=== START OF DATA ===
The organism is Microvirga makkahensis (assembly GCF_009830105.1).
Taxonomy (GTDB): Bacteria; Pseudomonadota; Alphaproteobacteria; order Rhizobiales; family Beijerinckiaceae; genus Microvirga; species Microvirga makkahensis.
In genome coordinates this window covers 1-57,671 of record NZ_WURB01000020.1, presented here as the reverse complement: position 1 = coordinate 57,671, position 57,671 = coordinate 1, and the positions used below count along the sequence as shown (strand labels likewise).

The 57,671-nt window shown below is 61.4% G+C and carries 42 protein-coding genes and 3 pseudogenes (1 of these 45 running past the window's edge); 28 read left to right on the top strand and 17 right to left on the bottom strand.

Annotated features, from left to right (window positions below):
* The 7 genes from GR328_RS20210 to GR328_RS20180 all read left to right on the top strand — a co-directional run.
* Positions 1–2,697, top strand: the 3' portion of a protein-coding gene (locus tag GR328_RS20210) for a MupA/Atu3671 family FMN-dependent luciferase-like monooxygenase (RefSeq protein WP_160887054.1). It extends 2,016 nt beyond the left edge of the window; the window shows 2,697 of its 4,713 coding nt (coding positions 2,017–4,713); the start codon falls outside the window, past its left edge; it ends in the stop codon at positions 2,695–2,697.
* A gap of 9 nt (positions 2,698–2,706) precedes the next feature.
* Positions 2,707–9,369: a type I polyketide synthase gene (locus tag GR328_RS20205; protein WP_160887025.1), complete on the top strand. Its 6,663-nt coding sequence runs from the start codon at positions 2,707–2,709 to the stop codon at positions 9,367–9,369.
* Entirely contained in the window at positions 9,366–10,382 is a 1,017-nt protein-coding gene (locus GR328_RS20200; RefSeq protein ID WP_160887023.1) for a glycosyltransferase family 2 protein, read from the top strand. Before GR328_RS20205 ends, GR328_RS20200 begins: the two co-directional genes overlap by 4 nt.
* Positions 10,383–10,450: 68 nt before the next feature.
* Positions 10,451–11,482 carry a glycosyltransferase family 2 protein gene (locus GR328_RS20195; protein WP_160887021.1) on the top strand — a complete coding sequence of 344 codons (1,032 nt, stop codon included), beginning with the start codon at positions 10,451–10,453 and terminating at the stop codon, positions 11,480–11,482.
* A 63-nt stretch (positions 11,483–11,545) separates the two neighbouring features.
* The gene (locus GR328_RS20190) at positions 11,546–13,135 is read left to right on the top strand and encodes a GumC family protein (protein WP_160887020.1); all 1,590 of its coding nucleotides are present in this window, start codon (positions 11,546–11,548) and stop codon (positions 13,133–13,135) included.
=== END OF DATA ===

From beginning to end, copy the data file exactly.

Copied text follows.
The organism is Microvirga makkahensis (assembly GCF_009830105.1).
Taxonomy (GTDB): Bacteria; Pseudomonadota; Alphaproteobacteria; order Rhizobiales; family Beijerinckiaceae; genus Microvirga; species Microvirga makkahensis.
In genome coordinates this window covers 1-57,671 of record NZ_WURB01000020.1, presented here as the reverse complement: position 1 = coordinate 57,671, position 57,671 = coordinate 1, and the positions used below count along the sequence as shown (strand labels likewise).

The 57,671-nt window shown below is 61.4% G+C and carries 42 protein-coding genes and 3 pseudogenes (1 of these 45 running past the window's edge); 28 read left to right on the top strand and 17 right to left on the bottom strand.

Annotated features, from left to right (window positions below):
* The 7 genes from GR328_RS20210 to GR328_RS20180 all read left to right on the top strand — a co-directional run.
* Positions 1–2,697, top strand: the 3' portion of a protein-coding gene (locus tag GR328_RS20210) for a MupA/Atu3671 family FMN-dependent luciferase-like monooxygenase (RefSeq protein WP_160887054.1). It extends 2,016 nt beyond the left edge of the window; the window shows 2,697 of its 4,713 coding nt (coding positions 2,017–4,713); the start codon falls outside the window, past its left edge; it ends in the stop codon at positions 2,695–2,697.
* A gap of 9 nt (positions 2,698–2,706) precedes the next feature.
* Positions 2,707–9,369: a type I polyketide synthase gene (locus tag GR328_RS20205; protein WP_160887025.1), complete on the top strand. Its 6,663-nt coding sequence runs from the start codon at positions 2,707–2,709 to the stop codon at positions 9,367–9,369.
* Entirely contained in the window at positions 9,366–10,382 is a 1,017-nt protein-coding gene (locus GR328_RS20200; RefSeq protein ID WP_160887023.1) for a glycosyltransferase family 2 protein, read from the top strand. Before GR328_RS20205 ends, GR328_RS20200 begins: the two co-directional genes overlap by 4 nt.
* Positions 10,383–10,450: 68 nt before the next feature.
* Positions 10,451–11,482 carry a glycosyltransferase family 2 protein gene (locus GR328_RS20195; protein WP_160887021.1) on the top strand — a complete coding sequence of 344 codons (1,032 nt, stop codon included), beginning with the start codon at positions 10,451–10,453 and terminating at the stop codon, positions 11,480–11,482.
* A 63-nt stretch (positions 11,483–11,545) separates the two neighbouring features.
* The gene (locus GR328_RS20190) at positions 11,546–13,135 is read left to right on the top strand and encodes a GumC family protein (protein WP_160887020.1); all 1,590 of its coding nucleotides are present in this window, start codon (positions 11,546–11,548) and stop codon (positions 13,133–13,135) included.